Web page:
It was another dramatic week in a Phoenix courtroom -- filled with testimony of gore, sex and lies -- as Jodi Arias stands trial for the death of her ex-boyfriend, Travis Alexander. Arias claims she stabbed Alexander 29 times, shot in him the face, and slit his throat from ear to ear in self-defense.
Day three of Arias' trial kicked off with the direct questioning of Heather Conner, a crime scene technician and latent fingerprint expert with the Mesa Police Department. Conner documented more bloody photos taken of the crime scene, including photos of a blood- smeared wall in the hallway next to the master closet. The jury saw photos of a piece of hair recovered from the hallway, and section of carpet from the master bathroom with significant blood stains.
Dr. Kevin Horn, M.D., the medical examiner who autopsied Alexander, was the next witness called to the stand. Arias immediately began to cry as the jury saw a gruesome photo of Alexander's decomposing face.
The medical examiner suggested Alexander did not die calmly. Alexander fought for his life before succumbing to three fatal injuries, including two stab wounds and a gunshot to the head that the state said in their opening statement occurred after Alexander was already dead.
By displaying the picture that prosecutor Martinez described as capturing the killing in progress, Defense Attorney Jennifer Willmott challenged the sequence events in attempt to downplay the extent of Alexander's suffering.
Elizabeth Northcutt, a forensic firearm examiner, testified the casing recovered from the victim’s bathroom and the bullet retrieved from Travis Alexander's cheek were both .25 caliber in size.
During the fourth day of the trial, Ryan Burns, Arias' alleged love interest, was called to the stand.
Burns testified that he expected Arias to show up at his house on June 4, 2008, the same day Alexander died. However, she never arrived, and he got worried about her because she was driving overnight.
After a series of phone calls that went straight to Arias' voicemail, Burns said Arias finally called him around 10:30 p.m. on June 4 and told him that she had taken the wrong freeway, had gotten lost and had taken a nap in the car.
Burns said when Arias finally showed up at his house on June 5, he noticed Arias had dyed her hair from blonde to brown and had a couple of bandages on her fingers.
Arias claimed she cut her hand on a broken glass at a restaurant called Margaritaville where she worked, Burns said.
That night, Burns said the pair watched a movie and began to kiss, but they didn’t take it any further because of their shared Mormon faith.
On cross-examination, Defense Attorney Kirk Nurmi confronted Burns with his e-mails to Arias, suggesting that he pursued her in an attempt to counter testimony that Arias was sexually aggressive.
Through the testimony of lead investigator Esteban Flores, the jury heard clips of Flores' two-hour phone conversation with Arias on June 25, 2008.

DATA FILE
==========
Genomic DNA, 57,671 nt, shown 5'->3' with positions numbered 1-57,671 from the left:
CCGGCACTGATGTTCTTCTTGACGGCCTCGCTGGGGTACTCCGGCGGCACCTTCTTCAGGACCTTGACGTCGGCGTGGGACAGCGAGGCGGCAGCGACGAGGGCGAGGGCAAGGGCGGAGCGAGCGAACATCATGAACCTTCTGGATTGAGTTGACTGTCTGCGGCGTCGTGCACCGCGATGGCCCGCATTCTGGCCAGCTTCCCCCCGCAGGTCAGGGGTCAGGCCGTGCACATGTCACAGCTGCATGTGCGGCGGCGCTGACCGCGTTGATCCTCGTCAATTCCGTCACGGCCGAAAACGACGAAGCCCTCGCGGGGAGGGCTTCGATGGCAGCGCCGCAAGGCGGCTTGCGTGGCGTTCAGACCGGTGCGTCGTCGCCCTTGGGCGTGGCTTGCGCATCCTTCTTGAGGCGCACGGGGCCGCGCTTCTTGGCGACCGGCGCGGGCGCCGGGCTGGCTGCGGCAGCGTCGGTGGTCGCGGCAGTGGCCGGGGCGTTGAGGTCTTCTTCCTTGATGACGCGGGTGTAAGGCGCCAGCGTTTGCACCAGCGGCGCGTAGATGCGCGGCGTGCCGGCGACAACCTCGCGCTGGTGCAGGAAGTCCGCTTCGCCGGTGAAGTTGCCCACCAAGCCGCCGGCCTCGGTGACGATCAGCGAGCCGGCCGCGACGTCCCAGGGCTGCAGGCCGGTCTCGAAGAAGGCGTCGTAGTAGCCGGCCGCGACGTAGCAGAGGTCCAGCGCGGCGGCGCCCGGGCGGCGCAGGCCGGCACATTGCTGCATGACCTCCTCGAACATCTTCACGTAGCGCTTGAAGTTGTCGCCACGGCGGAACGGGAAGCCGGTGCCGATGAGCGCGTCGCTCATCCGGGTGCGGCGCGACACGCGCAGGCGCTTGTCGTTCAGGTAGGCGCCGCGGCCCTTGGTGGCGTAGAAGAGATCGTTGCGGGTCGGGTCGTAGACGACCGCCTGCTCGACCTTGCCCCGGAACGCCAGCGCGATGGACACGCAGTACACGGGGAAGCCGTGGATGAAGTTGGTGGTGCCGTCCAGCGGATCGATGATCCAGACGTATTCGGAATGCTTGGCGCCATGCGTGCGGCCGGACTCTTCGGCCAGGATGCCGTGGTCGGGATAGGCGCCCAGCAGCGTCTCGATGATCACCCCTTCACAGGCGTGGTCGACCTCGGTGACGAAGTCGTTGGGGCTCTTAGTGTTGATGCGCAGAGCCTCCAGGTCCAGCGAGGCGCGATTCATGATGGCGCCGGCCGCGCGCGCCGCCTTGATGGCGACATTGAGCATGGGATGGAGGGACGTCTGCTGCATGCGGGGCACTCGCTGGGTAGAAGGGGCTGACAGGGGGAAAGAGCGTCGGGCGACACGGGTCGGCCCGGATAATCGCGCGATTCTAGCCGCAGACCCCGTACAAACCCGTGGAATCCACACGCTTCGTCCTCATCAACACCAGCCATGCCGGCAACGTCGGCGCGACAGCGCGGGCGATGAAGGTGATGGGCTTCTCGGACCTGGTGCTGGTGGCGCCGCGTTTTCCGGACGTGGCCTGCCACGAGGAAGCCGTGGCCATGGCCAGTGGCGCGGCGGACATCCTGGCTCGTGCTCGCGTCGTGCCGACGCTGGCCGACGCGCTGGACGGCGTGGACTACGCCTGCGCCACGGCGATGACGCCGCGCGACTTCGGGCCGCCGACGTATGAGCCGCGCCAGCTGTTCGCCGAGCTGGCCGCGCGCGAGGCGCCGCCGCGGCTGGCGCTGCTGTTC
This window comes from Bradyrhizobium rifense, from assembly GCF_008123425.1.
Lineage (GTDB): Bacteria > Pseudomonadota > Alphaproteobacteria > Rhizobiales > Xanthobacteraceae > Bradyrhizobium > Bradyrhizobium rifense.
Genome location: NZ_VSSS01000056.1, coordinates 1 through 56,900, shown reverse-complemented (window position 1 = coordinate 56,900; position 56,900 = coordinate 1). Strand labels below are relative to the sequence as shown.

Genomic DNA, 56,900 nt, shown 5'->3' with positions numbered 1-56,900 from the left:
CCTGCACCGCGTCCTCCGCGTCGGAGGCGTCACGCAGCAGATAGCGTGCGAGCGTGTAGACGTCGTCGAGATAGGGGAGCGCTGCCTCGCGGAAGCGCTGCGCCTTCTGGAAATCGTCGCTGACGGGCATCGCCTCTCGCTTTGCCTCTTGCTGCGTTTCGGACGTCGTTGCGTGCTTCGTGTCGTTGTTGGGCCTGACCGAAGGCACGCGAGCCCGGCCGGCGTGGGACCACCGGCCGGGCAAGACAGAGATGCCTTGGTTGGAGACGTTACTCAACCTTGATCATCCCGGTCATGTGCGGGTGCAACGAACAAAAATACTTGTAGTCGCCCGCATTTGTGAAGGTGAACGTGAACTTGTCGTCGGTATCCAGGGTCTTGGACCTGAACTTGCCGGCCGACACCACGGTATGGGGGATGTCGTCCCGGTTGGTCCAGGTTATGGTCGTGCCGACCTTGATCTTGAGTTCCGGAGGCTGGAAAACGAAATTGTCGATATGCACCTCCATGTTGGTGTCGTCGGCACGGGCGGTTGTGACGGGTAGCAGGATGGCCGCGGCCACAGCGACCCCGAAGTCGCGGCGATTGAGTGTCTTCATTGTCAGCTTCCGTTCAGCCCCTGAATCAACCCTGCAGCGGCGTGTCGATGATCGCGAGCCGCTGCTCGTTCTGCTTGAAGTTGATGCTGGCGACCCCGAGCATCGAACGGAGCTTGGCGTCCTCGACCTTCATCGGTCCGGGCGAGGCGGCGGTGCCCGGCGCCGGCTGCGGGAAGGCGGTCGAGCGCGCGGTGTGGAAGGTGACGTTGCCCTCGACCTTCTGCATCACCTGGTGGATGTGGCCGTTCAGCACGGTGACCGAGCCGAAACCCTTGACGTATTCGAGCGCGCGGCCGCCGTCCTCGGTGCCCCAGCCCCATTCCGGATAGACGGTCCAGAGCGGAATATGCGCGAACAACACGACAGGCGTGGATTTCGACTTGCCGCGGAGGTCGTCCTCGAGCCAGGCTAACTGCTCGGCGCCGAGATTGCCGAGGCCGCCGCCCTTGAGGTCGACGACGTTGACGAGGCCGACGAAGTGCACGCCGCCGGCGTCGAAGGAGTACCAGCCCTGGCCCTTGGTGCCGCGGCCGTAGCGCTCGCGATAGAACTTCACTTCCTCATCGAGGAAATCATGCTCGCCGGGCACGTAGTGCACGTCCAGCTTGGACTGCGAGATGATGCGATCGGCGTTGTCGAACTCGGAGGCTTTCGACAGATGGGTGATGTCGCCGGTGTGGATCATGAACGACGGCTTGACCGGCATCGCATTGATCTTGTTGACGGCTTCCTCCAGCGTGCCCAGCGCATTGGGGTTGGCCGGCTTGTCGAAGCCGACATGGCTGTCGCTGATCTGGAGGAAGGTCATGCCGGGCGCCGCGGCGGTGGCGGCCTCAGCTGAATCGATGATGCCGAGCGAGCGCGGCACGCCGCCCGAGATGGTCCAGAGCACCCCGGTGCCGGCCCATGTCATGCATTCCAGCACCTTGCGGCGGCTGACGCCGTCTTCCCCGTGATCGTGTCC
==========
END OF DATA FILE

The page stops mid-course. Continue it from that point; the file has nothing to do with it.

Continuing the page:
Among those excerpts was Arias recounting how she found out about Alexander's death, expressing shock, disbelief and regret that she didn't live closer and wasn't able to go to Alexander's home after she heard about his death.
Arias also told Flores that she contacted Alexander's family about the debt she owed him for the purchase of his car, and asked them whether the check she had written Alexander would be deposited.
Day five began with questioning of Nathan Mendes, a former detective with the Siskiyou County Sheriff’s office who testified there were no restaurants called Margaritaville in the county.
Two forensic scientists with the Mesa Police Department offered testimony to support the State's theory that Alexander fought for his life.
Lisa Perry, a forensic scientist, testified a shell casing was found on top of blood in Alexander's bathroom, suggesting the fatal gunshot wound came later in the attack.
Jodi Legg, a DNA analyst with the Mesa Crime Lab, testified a latent palm print found on the wall of the hallway connecting the bathroom and bedroom, contained a mixture of DNA from Arias and Alexander.
Earlier in the day, jurors heard two excerpts from Arias' September 2008 interview with Inside Edition. In one of those clips, Arias said, "I can't imagine slitting anyone's throat."
In another clip, Arias said, "No jury will ever convict me, because I'm innocent. Mark my words. No jury will ever convict me."
At the end of day five, Arias' defense team asked for a mistrial, arguing that Detective Flores, the lead investigator, gave inaccurate information at a hearing in 2009.
Arias’ defense argued that a different judge in the 2009 probable cause hearing found there was enough evidence to suggest that Arias’ crime may have been cruel and determined Arias was qualified for the death penalty partially based on Flores’ testimony at the hearing.
The judge denied that motion, saying that Flores' "mistake" did not violate Arias' right to a fair trial.
Tonight at 8 & 11 p.m. ET on HLN, Nancy Grace Mysteries will go beyond the courtroom, recapping the key events in week two of Jodi Arias’ murder trial.